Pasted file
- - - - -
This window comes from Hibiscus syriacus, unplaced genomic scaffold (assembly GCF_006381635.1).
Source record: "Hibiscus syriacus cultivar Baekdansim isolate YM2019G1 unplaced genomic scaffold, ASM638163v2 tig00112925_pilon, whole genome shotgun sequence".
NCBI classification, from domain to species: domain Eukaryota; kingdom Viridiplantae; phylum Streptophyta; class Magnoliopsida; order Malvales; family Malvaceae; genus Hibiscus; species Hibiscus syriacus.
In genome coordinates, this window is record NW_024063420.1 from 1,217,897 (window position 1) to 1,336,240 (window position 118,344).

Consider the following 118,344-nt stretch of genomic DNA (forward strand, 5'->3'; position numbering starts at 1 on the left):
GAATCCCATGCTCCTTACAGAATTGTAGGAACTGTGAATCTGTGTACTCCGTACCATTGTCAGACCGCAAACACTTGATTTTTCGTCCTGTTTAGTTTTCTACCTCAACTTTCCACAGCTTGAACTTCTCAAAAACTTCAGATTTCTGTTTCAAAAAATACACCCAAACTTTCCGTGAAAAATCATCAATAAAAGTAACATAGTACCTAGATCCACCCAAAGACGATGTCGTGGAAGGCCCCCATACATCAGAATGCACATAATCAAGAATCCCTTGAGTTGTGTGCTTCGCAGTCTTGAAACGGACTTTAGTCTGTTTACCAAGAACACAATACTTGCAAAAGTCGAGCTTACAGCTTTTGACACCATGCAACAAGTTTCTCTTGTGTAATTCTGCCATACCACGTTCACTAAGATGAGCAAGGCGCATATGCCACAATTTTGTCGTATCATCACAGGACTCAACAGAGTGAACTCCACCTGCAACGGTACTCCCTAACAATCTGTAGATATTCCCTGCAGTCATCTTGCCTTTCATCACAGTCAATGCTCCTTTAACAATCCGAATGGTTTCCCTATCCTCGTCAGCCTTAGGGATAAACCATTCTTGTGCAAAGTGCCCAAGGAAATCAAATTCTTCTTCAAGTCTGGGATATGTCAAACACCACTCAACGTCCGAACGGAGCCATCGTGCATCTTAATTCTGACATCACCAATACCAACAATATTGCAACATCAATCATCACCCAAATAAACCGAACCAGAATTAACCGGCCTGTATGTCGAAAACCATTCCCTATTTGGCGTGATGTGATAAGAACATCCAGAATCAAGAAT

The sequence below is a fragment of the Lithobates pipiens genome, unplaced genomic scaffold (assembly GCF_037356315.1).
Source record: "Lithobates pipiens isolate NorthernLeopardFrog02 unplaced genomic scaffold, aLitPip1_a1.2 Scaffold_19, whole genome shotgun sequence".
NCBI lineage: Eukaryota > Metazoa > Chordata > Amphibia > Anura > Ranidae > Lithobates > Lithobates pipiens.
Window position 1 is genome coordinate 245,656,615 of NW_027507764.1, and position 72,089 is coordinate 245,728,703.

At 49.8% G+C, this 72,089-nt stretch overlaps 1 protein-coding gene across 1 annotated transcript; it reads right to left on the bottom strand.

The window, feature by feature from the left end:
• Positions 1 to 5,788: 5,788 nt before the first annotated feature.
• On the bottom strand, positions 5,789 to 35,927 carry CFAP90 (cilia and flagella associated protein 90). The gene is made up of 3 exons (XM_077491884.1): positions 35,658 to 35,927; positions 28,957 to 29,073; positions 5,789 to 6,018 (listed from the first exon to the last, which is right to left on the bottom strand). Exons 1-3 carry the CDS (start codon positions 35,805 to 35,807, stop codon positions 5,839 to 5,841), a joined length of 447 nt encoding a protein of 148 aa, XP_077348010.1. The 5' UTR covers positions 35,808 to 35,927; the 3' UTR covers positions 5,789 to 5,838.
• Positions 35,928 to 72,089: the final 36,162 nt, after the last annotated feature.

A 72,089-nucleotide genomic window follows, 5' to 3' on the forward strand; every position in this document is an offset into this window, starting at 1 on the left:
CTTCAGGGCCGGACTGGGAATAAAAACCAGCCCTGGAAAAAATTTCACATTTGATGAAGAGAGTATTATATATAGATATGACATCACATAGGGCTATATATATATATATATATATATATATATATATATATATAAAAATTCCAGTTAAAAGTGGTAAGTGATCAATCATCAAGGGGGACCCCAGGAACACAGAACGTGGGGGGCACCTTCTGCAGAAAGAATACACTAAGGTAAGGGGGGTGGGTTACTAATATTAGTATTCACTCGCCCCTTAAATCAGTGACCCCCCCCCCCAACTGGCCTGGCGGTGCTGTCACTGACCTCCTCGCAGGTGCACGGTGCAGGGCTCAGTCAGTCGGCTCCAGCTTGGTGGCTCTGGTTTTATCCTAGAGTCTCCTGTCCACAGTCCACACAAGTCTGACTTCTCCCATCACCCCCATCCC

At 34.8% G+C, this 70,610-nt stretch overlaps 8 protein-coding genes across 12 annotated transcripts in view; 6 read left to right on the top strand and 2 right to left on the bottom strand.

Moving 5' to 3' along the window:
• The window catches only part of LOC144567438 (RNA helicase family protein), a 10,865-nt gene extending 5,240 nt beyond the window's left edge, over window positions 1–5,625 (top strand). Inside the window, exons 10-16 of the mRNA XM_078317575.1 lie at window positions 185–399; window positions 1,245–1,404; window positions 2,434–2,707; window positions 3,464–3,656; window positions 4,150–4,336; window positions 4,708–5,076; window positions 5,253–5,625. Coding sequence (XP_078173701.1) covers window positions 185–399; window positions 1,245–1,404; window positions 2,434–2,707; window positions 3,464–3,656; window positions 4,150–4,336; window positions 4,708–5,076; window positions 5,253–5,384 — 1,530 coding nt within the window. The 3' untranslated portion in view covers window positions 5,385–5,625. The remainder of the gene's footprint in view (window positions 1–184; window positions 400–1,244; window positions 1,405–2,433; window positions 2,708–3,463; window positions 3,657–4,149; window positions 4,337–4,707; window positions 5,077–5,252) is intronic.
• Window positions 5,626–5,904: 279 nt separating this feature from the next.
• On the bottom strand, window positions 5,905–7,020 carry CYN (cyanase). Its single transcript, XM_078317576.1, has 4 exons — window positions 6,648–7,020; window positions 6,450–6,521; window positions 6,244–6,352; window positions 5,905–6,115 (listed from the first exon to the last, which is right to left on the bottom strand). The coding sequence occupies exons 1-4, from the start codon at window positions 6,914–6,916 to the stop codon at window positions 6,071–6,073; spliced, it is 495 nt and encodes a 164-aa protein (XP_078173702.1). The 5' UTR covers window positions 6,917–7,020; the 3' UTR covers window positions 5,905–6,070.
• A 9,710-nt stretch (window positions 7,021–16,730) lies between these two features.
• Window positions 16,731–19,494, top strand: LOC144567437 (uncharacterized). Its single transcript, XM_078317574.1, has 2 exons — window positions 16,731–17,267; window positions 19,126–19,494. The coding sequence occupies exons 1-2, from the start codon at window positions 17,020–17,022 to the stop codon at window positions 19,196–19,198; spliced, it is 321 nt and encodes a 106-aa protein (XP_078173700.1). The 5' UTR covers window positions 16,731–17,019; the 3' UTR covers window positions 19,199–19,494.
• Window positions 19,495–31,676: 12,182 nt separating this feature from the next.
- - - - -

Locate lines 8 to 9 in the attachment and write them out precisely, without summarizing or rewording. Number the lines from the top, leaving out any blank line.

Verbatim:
Source record: "Lithobates pipiens isolate NorthernLeopardFrog02 unplaced genomic scaffold, aLitPip1_a1.2 Scaffold_19, whole genome shotgun sequence".
NCBI lineage: Eukaryota > Metazoa > Chordata > Amphibia > Anura > Ranidae > Lithobates > Lithobates pipiens.